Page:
Defying logic, people given weak evidence can regard predictions supported by that evidence as less likely than if they aren’t given the evidence at all.
Consider the following statement: “Widespread use of hybrid and electric cars could reduce worldwide carbon emissions. One bill that has passed the Senate provides a $250 tax credit for purchasing a hybrid or electric car. How likely is it that at least one-fifth of the U.S. car fleet will be hybrid or electric in 2025?”
That middle sentence is the weak evidence. People presented with the entire statement — or similar statements with the same three-sentence structure but on different topics — answered the final question lower than people who read the statement without the middle sentence. They did so even though other people who saw the middle statement in isolation rated it as positive evidence for, in this case, higher adoption of hybrid and electric cars.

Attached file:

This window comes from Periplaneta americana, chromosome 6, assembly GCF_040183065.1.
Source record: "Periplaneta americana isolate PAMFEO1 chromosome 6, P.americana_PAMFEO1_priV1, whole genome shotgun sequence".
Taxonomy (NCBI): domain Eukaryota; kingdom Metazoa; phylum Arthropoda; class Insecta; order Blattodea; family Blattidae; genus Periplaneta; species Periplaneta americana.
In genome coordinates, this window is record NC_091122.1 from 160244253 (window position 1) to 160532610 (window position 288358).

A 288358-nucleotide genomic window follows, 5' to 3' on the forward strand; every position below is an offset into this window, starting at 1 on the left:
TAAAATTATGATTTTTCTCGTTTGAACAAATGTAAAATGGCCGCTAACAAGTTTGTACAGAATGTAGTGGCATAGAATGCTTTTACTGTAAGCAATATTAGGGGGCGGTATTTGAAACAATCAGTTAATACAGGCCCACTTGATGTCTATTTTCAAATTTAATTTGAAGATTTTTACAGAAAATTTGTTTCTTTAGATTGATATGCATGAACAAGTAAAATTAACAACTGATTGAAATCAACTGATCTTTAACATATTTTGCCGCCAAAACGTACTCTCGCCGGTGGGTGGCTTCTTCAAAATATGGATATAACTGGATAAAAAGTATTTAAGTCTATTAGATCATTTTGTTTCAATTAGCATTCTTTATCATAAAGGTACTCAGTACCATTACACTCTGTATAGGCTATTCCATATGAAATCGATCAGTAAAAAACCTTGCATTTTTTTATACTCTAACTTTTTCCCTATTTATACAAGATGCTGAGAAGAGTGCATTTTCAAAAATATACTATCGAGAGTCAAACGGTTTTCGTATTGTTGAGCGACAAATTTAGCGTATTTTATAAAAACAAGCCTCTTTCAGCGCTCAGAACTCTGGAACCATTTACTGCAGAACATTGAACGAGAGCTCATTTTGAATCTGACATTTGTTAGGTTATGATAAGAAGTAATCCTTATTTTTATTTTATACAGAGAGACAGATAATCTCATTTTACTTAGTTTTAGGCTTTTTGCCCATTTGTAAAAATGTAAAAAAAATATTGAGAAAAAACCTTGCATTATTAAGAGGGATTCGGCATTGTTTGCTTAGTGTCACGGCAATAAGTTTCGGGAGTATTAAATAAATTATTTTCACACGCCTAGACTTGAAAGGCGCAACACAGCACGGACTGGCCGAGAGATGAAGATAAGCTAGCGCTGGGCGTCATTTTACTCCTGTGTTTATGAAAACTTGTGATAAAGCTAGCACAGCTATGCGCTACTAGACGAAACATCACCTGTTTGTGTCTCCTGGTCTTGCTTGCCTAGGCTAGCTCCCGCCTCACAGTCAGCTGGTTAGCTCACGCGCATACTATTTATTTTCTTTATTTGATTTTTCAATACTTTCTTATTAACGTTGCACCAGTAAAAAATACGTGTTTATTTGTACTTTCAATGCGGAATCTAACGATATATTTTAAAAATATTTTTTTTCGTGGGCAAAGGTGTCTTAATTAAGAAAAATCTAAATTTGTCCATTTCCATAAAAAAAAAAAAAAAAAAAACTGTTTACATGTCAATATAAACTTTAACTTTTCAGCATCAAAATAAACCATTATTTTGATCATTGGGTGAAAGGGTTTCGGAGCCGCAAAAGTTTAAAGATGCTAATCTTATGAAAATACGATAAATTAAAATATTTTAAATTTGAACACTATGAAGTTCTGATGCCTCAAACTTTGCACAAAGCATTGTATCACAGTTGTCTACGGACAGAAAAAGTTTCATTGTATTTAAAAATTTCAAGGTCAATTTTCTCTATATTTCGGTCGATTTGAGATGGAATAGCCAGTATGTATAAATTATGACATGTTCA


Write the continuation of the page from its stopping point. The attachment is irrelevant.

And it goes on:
An indispensable principle of rational thought is that positive evidence should increase
belief. In this paper, we demonstrate that people routinely violate this principle when pre-
dicting an outcome from a weak cause. In Experiment 1 participants given weak positive
evidence judged outcomes of public policy initiatives to be less likely than participants
given no evidence, even though the evidence was separately judged to be supportive.
Experiment 2 ruled out a pragmatic explanation of the result, that the weak evidence
implies the absence of stronger evidence. In Experiment 3, weak positive evidence made
people less likely to gamble on the outcome of the 2010 United States mid-term Congres-
sional election. Experiments 4 and 5 replicated these findings with everyday causal
scenarios. We argue that this ‘‘weak evidence effect’’ arises because people focus dispro-
portionately on the mentioned weak cause and fail to think about alternative causes.